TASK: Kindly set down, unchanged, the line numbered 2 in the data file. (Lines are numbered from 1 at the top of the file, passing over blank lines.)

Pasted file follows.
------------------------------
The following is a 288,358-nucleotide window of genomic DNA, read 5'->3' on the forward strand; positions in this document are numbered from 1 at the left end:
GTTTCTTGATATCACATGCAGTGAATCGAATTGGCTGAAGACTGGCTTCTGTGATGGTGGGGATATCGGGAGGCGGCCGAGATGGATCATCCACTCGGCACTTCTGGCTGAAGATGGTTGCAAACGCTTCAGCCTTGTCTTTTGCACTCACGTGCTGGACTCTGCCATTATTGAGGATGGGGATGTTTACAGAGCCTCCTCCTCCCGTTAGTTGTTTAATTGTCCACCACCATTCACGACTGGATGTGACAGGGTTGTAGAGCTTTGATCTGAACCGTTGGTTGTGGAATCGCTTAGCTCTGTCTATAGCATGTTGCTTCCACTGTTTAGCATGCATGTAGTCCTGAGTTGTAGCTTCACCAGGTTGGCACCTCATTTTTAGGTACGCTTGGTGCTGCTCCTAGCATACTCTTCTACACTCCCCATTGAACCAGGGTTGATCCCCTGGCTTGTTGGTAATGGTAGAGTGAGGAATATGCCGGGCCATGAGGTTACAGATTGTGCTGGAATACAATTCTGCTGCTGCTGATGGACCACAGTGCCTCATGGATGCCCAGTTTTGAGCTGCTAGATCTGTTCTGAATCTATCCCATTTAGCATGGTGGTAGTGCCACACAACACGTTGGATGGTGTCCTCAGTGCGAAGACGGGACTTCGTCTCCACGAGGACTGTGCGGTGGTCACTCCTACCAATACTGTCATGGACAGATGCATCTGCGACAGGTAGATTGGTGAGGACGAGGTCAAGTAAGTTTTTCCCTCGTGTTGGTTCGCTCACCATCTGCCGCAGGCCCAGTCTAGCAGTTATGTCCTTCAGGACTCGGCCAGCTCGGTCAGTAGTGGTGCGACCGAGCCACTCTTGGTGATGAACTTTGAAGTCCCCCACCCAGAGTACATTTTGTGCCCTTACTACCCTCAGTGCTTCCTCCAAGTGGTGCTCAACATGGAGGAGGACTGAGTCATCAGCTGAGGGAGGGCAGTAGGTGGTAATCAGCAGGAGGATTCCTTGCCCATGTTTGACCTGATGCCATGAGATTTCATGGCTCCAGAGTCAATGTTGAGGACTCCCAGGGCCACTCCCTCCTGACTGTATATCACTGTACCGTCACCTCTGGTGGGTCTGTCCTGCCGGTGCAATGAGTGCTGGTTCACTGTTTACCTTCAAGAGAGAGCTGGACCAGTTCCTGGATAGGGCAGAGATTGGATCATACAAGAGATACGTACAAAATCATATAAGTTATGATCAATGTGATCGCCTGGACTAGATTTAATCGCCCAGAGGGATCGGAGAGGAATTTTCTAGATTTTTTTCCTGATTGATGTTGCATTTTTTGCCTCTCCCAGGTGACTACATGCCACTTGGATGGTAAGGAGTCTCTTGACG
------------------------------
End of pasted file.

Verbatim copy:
GTTTCTTGATATCACATGCAGTGAATCGAATTGGCTGAAGACTGGCTTCTGTGATGGTGGGGATATCGGGAGGCGGCCGAGATGGATCATCCACTCGGCACTTCTGGCTGAAGATGGTTGCAAACGCTTCAGCCTTGTCTTTTGCACTCACGTGCTGGACTCTGCCATTATTGAGGATGGGGATGTTTACAGAGCCTCCTCCTCCCGTTAGTTGTTTAATTGTCCACCACCATTCACGACTGGATGTGACAGGGTTGTAGAGCTTTGATCTGAACCGTTGGTTGTGGAATCGCTTAGCTCTGTCTATAGCATGTTGCTTCCACTGTTTAGCATGCATGTAGTCCTGAGTTGTAGCTTCACCAGGTTGGCACCTCATTTTTAGGTACGCTTGGTGCTGCTCCTAGCATACTCTTCTACACTCCCCATTGAACCAGGGTTGATCCCCTGGCTTGTTGGTAATGGTAGAGTGAGGAATATGCCGGGCCATGAGGTTACAGATTGTGCTGGAATACAATTCTGCTGCTGCTGATGGACCACAGTGCCTCATGGATGCCCAGTTTTGAGCTGCTAGATCTGTTCTGAATCTATCCCATTTAGCATGGTGGTAGTGCCACACAACACGTTGGATGGTGTCCTCAGTGCGAAGACGGGACTTCGTCTCCACGAGGACTGTGCGGTGGTCACTCCTACCAATACTGTCATGGACAGATGCATCTGCGACAGGTAGATTGGTGAGGACGAGGTCAAGTAAGTTTTTCCCTCGTGTTGGTTCGCTCACCATCTGCCGCAGGCCCAGTCTAGCAGTTATGTCCTTCAGGACTCGGCCAGCTCGGTCAGTAGTGGTGCGACCGAGCCACTCTTGGTGATGAACTTTGAAGTCCCCCACCCAGAGTACATTTTGTGCCCTTACTACCCTCAGTGCTTCCTCCAAGTGGTGCTCAACATGGAGGAGGACTGAGTCATCAGCTGAGGGAGGGCAGTAGGTGGTAATCAGCAGGAGGATTCCTTGCCCATGTTTGACCTGATGCCATGAGATTTCATGGCTCCAGAGTCAATGTTGAGGACTCCCAGGGCCACTCCCTCCTGACTGTATATCACTGTACCGTCACCTCTGGTGGGTCTGTCCTGCCGGTGCAATGAGTGCTGGTTCACTGTTTACCTTCAAGAGAGAGCTGGACCAGTTCCTGGATAGGGCAGAGATTGGATCATACAAGAGATACGTACAAAATCATATAAGTTATGATCAATGTGATCGCCTGGACTAGATTTAATCGCCCAGAGGGATCGGAGAGGAATTTTCTAGATTTTTTTCCTGATTGATGTTGCATTTTTTGCCTCTCCCAGGTGACTACATGCCACTTGGATGGTAAGGAGTCTCTTGACG